Who Stole My Country 24 – Legacy

Nuclear-Explosion-with-people-Copy In the early Fifties a dread of nuclear annihilation fueled by bomb testing led us to seriously discuss whether or not to bring children into a world doomed to nuclear destruction.  Our fear of hidden enemies created by the anti-Communist Crusade turned us into nation looking for scapegoats.  The early Fifties ended a brief honeymoon where we reduced the military and poured money into schools and infrastrucure, launched the Marshall Plan to rebuild a Europe devoured by war and encouraged Unions to protect and expand a growing Middle Class.  The early Fifties changed all that.

Ellen Schrecker got it right in her essay, ”The Legacy of McCarthyism.  “As the nation’s politics swung to the right after World War II, the federal government abandoned the unfinished agenda of the New Deal. Measures like national health insurance, a social reform embraced by the rest of the industrialized world, simply fell by the wayside.

“The left liberal political coalition that might have supported health reforms and similar projects was torn apart by the anti-Communist crusade. Moderates feared being identified with anything that seemed too radical, and people to the left of them were either unheard or under attack. McCarthyism further contributed to the attenuation of the reform impulse by helping to divert the attention of the labor movement, the strongest institution within the old New Deal coalition, from external organizing to internal politicking.” 

The vast majority of Americans supported the crusade or were indifferent.  Even liberals, appalled byAnti-Communism-Copy McCarthyism, remained optimistic about America’s future.  The accomplishments that the New Deal had achieved seemed safe got everyone.

Liberal economist Robert Heilbronner expressed America’s optimism in  The Worldly Philosophers, published a few years later.  For years it was a standard classroom textbook. Heilbronner writes compellingly about  the lives and times of the great economic thinkers from Adam Smith to Friedrich Hayek.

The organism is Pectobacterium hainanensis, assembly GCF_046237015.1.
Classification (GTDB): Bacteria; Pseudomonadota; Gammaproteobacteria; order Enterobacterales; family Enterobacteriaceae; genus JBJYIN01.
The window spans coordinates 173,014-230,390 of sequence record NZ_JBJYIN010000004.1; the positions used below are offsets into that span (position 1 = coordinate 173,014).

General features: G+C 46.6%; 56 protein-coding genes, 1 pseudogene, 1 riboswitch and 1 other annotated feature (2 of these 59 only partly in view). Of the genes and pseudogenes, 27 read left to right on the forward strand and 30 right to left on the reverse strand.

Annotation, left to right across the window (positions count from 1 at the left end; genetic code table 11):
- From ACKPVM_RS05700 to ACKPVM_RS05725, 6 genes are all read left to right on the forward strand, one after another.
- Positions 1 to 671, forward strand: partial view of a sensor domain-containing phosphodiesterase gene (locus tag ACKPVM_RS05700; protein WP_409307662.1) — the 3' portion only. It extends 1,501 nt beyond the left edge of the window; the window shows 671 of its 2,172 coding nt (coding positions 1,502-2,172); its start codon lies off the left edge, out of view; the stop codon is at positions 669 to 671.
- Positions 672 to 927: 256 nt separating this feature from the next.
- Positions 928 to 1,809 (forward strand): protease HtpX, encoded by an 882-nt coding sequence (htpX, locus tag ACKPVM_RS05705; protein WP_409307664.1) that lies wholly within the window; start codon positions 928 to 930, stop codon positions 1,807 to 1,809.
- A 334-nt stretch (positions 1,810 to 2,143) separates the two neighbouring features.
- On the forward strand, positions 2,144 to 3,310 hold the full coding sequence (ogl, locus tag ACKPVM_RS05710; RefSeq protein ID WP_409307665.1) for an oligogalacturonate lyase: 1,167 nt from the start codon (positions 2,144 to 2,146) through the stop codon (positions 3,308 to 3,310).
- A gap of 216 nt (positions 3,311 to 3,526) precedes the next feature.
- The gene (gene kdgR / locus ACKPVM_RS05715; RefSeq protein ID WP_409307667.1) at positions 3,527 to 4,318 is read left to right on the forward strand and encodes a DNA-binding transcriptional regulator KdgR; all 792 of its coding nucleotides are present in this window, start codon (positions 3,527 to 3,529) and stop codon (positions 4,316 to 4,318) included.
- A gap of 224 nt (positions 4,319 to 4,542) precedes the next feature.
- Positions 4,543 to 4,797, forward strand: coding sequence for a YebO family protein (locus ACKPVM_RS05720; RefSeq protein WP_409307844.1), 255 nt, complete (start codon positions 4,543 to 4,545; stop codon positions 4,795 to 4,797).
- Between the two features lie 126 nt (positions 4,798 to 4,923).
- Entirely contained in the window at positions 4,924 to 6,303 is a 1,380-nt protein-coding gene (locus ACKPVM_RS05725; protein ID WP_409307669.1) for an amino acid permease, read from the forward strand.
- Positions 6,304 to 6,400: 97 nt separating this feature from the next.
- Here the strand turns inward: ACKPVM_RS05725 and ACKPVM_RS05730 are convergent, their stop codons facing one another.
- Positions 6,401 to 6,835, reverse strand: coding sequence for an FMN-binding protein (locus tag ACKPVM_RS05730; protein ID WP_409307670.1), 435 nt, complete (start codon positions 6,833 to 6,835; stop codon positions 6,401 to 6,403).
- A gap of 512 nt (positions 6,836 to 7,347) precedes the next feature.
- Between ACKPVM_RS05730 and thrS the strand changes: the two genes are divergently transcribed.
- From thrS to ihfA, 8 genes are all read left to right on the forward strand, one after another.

The Worldly Philosophers was published when capitalism was on the defensive against Communist ideals in a large part of the so-called Third World.

The Worldly Philosophers reveals our sunny national consensus that American Capitalism could work. Heilbronner wrote that Marx got part of his critique of Capitalism right.   It tended to brutalize workers and contained the seeds of its own destruction.  But American capitalism, tempered by “the idea of democracy [and] the idea of impartial government seeking to reconcile divergent interests” … “can continue to evolve and to adapt its institutions to the never-satisfied demands of social justice.” 

By 2030 Heilbronner wrote “The new problem of society would be not how to find leisure, but how to cope with unprecedented quantities of it.”  Heilbronner confidently predicted a shrinking distance between rich and poor largely because of “a deliberate attempt to limit wealth at the top by policies of progressive taxation.”  Capitalism would be managed in such a way that its benefits would provide a decent life for everyone.  How incredibly naive does that sound today, but it was our common understanding in the Fifties and well into the future.

As I headed off to college in 1953 our Country was still up for grabs.  

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